Game Developer Salary Survey Released

April 27, 2011 -

Game Developer magazine released the results of its tenth annual Game Developer Salary Survey, revealing what various positions in the video game industry are paid in 2010. This year's survey contrasts increasing salaries for mainstream game developers with continued gains for independent creators.

Mainstream video game industry salaries enjoyed a seven percent increase in 2010 over 2009, reaching and average salary of $80,817. Independent contractors earned an average of $55,493, while "independent game" team members trailed with a $26,780 average, an increase of over $6,000 from the previous year's survey.

By job type, programmer continued to the highest paid position in both the console and online game industry - after production and those in the business and legal sectors - with an average annual salary of $85,733. Salaries for programmers increased by around $5,000 over 2009 numbers, except in entry-level positions, which saw a $1,000 decrease.

Art and animation positions were mostly flat compared to 2009 at $71,354. Art directors saw a slight bump in compensation from pay raises.

Game designers saw a slight boost from 2009 numbers, with the average salary being reported at $70,223. Designers saw little movement in 2010, as the discipline has been one of the most stable in terms of compensation.

Producers saw an overall salary dip in 2009, but in 2010 the position increased by over $13,000, for a total average salary of $88,544. Female employees continued to be best-represented in this field, with 17 percent of the respondents being women.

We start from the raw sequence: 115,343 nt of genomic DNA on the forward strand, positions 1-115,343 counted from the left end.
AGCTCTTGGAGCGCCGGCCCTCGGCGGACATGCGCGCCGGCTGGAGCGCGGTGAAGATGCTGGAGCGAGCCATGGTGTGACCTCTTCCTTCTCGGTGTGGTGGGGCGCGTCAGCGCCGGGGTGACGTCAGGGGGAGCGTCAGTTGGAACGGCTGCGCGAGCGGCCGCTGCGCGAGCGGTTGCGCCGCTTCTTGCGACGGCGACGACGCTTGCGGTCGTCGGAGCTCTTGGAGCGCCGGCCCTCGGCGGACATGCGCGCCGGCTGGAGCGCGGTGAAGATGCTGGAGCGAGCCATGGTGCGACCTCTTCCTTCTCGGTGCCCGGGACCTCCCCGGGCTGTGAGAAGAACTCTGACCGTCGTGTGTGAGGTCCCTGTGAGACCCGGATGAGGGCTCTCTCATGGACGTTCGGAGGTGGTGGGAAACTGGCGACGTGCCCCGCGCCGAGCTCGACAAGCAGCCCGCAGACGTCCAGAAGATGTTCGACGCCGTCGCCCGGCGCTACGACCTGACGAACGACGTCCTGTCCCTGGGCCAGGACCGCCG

Sound designers and composers earned an average of $68,088, with 15 percent of respondents reporting that they earned less than in 2009. The category typically has a low response rate, due to the fact that there are few full-time audio professionals employed in games, but individuals in the field are those most likely to receive royalties for their work.

Quality assurance remains the lowest paid discipline, with an average salary of $49,009 being reported. Similar to industry employees working in production, the 2010 salary bump over 2009's $37,905 figure may be a result of those individuals working in web game-centric industries and with more complex testing skills.

Business and legal employees remain the highest paid in the industry across all levels of experience, with the average salary being reported at $106,452. Along with having the second-highest numbers for female representation, those working in business and legal are also more likely to receive additional compensation, with 85 percent of respondents reporting that they had.

In the "self-reporting" part of the survey, where developers can express opinions, salaried game developers often had a bleaker outlook on the industry. These respondents stated that working in the traditional structure is "frustrating," complaining that larger studios are "trimming talent" and crunching harder. Independent developers felt that the industry was more fertile and and as innovative than ever, praising the arrival of new platforms and revenue streams. Some of these individuals called 2010 "the year of the indie."

The full survey results appear in the latest issue of the magazine .